Papers of John Adams, volume 15

Sir The Hague, 5 December 1783

I have the pleasure of noting, from your esteemed letter of 28 November, that we thought of and wrote to each other on the same day. We feel and sincerely share the joy that you will experience in embracing Mrs. Adams and your dear children, who we suppose are also coming. My wife and 394my daughter look forward to paying their respects to her, and the former will hurry to give to her all that you deposited here in her hands.

As I cannot tell from your letter, sir, if you are planning to reside with madame right here at The Hague, nor consequently if you want the whole house at your disposal and hers this coming May, and as it is important meanwhile that I make the least ruinous arrangements to find another dwelling for us, I ask you please, sir, to let me know clearly all your intentions in this matter as soon as possible, so that I can make my decision in this regard in a way that meets your needs, and without too much loss and inconvenience for us, because it is around New Year’s, as I had the honor of informing you in another letter, that houses are rented here for occupancy in the month of May. Then one can choose something serviceable. Otherwise you have to pay twice the price, only to be very uncomfortable.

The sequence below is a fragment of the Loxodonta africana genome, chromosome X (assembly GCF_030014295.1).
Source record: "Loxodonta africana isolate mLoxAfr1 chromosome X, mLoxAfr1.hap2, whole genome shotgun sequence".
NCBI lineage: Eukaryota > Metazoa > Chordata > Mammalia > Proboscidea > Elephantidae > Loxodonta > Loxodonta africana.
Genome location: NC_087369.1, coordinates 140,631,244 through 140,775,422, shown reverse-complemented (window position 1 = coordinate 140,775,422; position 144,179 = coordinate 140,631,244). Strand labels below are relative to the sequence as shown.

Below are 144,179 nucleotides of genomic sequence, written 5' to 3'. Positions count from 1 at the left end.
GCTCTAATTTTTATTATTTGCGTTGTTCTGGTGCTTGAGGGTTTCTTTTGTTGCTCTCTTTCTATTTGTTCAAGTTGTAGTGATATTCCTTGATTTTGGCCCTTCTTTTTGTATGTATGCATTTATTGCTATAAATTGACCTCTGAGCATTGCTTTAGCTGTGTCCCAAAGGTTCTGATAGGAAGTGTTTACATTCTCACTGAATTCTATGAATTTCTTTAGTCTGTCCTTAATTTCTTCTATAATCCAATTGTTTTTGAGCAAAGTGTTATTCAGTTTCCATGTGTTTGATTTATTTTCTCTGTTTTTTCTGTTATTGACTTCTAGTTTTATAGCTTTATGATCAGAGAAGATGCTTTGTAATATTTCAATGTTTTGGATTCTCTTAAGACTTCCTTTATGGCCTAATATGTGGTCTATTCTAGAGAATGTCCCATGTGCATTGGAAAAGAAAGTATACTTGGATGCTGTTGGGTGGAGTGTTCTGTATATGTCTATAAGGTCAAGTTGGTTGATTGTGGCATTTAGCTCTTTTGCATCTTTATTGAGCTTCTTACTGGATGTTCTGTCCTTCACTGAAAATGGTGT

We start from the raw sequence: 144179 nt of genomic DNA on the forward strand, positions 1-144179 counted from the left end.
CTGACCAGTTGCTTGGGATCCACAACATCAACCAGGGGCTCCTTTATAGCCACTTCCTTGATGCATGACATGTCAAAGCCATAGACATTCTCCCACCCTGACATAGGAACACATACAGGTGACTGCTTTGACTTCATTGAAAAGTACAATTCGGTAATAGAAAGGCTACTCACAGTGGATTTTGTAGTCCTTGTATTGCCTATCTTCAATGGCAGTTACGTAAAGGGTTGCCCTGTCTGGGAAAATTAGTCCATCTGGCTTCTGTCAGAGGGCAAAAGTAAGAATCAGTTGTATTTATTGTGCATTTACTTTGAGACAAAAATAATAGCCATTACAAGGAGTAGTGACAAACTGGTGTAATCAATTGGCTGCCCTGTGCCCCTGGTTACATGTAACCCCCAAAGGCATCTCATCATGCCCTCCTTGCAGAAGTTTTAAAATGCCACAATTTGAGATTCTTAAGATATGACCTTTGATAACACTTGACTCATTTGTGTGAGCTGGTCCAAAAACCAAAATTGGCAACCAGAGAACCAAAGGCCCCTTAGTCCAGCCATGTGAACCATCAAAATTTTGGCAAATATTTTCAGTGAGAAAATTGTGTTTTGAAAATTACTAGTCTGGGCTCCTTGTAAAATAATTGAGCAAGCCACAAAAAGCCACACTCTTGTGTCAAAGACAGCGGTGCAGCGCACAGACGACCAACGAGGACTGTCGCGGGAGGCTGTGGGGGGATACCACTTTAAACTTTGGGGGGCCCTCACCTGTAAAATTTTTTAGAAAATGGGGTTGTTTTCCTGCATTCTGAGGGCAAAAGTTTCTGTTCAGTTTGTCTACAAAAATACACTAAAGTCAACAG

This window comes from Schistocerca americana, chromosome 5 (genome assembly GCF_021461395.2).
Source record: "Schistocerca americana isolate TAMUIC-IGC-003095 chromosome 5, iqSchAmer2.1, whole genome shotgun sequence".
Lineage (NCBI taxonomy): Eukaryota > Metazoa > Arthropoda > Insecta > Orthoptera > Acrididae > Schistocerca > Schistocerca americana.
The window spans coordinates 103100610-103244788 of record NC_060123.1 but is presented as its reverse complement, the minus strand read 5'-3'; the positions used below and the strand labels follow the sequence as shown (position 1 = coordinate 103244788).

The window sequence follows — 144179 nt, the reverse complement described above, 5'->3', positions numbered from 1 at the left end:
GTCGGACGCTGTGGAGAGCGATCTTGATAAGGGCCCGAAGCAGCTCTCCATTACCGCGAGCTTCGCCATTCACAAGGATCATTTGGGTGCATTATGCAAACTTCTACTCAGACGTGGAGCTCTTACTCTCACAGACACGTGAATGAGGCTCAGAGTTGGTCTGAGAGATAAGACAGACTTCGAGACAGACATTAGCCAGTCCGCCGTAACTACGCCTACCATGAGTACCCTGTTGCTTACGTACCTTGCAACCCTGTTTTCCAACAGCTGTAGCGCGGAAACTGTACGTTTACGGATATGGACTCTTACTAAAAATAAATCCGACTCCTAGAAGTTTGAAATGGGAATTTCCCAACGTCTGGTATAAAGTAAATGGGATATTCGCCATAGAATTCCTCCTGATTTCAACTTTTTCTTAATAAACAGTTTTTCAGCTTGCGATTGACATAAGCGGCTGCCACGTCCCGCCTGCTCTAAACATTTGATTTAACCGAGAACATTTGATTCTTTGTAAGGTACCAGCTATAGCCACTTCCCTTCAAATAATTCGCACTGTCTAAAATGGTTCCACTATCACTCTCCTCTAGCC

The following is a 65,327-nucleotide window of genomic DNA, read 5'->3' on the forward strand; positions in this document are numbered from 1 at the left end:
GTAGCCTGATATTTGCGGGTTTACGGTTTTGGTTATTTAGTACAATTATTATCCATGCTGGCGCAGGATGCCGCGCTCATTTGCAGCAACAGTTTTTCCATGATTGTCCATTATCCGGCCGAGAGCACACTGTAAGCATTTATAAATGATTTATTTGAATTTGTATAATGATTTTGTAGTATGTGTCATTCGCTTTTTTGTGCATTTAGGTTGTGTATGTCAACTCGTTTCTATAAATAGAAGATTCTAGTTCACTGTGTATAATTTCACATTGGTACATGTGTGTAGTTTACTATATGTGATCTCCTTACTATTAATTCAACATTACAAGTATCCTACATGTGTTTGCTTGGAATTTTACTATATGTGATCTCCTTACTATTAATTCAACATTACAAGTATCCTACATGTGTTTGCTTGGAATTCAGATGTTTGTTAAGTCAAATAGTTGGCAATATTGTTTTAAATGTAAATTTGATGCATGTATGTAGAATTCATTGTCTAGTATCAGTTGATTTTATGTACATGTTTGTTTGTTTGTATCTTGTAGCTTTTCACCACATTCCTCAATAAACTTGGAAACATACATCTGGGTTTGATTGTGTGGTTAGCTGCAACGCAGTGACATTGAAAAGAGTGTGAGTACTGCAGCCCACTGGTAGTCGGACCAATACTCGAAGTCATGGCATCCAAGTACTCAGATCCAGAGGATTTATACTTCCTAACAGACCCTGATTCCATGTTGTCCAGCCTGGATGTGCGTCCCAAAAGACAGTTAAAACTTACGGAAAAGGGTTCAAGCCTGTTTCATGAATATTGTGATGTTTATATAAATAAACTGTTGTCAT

Everyone is indignant here, as they must also be in France, at the pitiful reason put forward by the Duke of Manchester at Versailles for why the peace has not yet been concluded at Paris. They call this reason an impudent falsehood, and they are going to make resolutions here as a consequence.1

If you intend, sir, to spend the winter here with Mrs. Adams, would you like my wife to acquire the peat for you while the canals are still open, because after that you have to pay a high price for poor quality. In that case please let us know how many hundreds of barrels you want of it.

Mr. Fagel, whom I saw on my rounds, asked me to send his compliments to you. Mr. de Gyselaar, while sending his own, begged me to inform you of his upcoming union, in two or three months, with a fine young lady.2

My family sends you their respects as well as their compliments to your esteemed son, and please add my own.

I am with great respect, your excellency’s very humble and very obedient servant

C.w.f. Dumas